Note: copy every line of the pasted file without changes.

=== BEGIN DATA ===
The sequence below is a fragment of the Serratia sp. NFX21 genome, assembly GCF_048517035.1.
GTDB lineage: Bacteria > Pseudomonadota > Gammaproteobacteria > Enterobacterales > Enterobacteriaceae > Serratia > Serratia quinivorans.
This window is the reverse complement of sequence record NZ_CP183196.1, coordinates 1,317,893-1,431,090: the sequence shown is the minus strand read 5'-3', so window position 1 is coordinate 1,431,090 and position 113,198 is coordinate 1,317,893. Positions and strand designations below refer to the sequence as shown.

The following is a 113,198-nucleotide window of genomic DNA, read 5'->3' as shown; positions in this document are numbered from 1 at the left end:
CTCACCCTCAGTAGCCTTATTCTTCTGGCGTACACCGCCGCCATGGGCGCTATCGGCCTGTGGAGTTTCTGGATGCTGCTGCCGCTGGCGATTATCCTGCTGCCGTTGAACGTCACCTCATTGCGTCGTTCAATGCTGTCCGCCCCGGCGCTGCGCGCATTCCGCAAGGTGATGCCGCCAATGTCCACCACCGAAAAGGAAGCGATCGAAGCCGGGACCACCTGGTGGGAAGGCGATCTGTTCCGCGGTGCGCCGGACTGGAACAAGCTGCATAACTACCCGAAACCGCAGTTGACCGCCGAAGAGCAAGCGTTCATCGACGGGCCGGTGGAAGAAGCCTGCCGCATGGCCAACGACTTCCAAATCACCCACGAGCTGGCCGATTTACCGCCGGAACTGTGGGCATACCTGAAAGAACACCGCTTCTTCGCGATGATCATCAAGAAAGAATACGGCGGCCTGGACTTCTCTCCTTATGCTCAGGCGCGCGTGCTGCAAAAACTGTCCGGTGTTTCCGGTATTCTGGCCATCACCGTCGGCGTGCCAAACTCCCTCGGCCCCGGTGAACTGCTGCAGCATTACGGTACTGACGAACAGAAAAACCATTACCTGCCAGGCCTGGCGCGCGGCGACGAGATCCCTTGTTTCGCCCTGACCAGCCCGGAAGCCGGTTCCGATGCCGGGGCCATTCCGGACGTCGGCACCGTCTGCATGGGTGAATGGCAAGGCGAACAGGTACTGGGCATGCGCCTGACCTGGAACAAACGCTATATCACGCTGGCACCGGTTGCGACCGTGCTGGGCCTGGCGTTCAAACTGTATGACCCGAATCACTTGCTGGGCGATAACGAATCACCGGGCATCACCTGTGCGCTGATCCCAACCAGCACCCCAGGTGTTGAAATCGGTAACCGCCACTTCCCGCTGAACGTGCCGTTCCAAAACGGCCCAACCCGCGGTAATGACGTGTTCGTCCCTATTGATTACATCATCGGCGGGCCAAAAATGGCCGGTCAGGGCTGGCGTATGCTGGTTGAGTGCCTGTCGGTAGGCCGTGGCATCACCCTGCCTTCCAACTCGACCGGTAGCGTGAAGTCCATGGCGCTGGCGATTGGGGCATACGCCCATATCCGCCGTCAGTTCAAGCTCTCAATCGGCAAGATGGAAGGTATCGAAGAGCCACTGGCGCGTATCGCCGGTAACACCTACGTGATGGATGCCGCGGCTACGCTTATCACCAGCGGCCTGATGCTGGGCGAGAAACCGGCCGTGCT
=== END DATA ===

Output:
The sequence below is a fragment of the Serratia sp. NFX21 genome, assembly GCF_048517035.1.
GTDB lineage: Bacteria > Pseudomonadota > Gammaproteobacteria > Enterobacterales > Enterobacteriaceae > Serratia > Serratia quinivorans.
This window is the reverse complement of sequence record NZ_CP183196.1, coordinates 1,317,893-1,431,090: the sequence shown is the minus strand read 5'-3', so window position 1 is coordinate 1,431,090 and position 113,198 is coordinate 1,317,893. Positions and strand designations below refer to the sequence as shown.

The following is a 113,198-nucleotide window of genomic DNA, read 5'->3' as shown; positions in this document are numbered from 1 at the left end:
CTCACCCTCAGTAGCCTTATTCTTCTGGCGTACACCGCCGCCATGGGCGCTATCGGCCTGTGGAGTTTCTGGATGCTGCTGCCGCTGGCGATTATCCTGCTGCCGTTGAACGTCACCTCATTGCGTCGTTCAATGCTGTCCGCCCCGGCGCTGCGCGCATTCCGCAAGGTGATGCCGCCAATGTCCACCACCGAAAAGGAAGCGATCGAAGCCGGGACCACCTGGTGGGAAGGCGATCTGTTCCGCGGTGCGCCGGACTGGAACAAGCTGCATAACTACCCGAAACCGCAGTTGACCGCCGAAGAGCAAGCGTTCATCGACGGGCCGGTGGAAGAAGCCTGCCGCATGGCCAACGACTTCCAAATCACCCACGAGCTGGCCGATTTACCGCCGGAACTGTGGGCATACCTGAAAGAACACCGCTTCTTCGCGATGATCATCAAGAAAGAATACGGCGGCCTGGACTTCTCTCCTTATGCTCAGGCGCGCGTGCTGCAAAAACTGTCCGGTGTTTCCGGTATTCTGGCCATCACCGTCGGCGTGCCAAACTCCCTCGGCCCCGGTGAACTGCTGCAGCATTACGGTACTGACGAACAGAAAAACCATTACCTGCCAGGCCTGGCGCGCGGCGACGAGATCCCTTGTTTCGCCCTGACCAGCCCGGAAGCCGGTTCCGATGCCGGGGCCATTCCGGACGTCGGCACCGTCTGCATGGGTGAATGGCAAGGCGAACAGGTACTGGGCATGCGCCTGACCTGGAACAAACGCTATATCACGCTGGCACCGGTTGCGACCGTGCTGGGCCTGGCGTTCAAACTGTATGACCCGAATCACTTGCTGGGCGATAACGAATCACCGGGCATCACCTGTGCGCTGATCCCAACCAGCACCCCAGGTGTTGAAATCGGTAACCGCCACTTCCCGCTGAACGTGCCGTTCCAAAACGGCCCAACCCGCGGTAATGACGTGTTCGTCCCTATTGATTACATCATCGGCGGGCCAAAAATGGCCGGTCAGGGCTGGCGTATGCTGGTTGAGTGCCTGTCGGTAGGCCGTGGCATCACCCTGCCTTCCAACTCGACCGGTAGCGTGAAGTCCATGGCGCTGGCGATTGGGGCATACGCCCATATCCGCCGTCAGTTCAAGCTCTCAATCGGCAAGATGGAAGGTATCGAAGAGCCACTGGCGCGTATCGCCGGTAACACCTACGTGATGGATGCCGCGGCTACGCTTATCACCAGCGGCCTGATGCTGGGCGAGAAACCGGCCGTGCT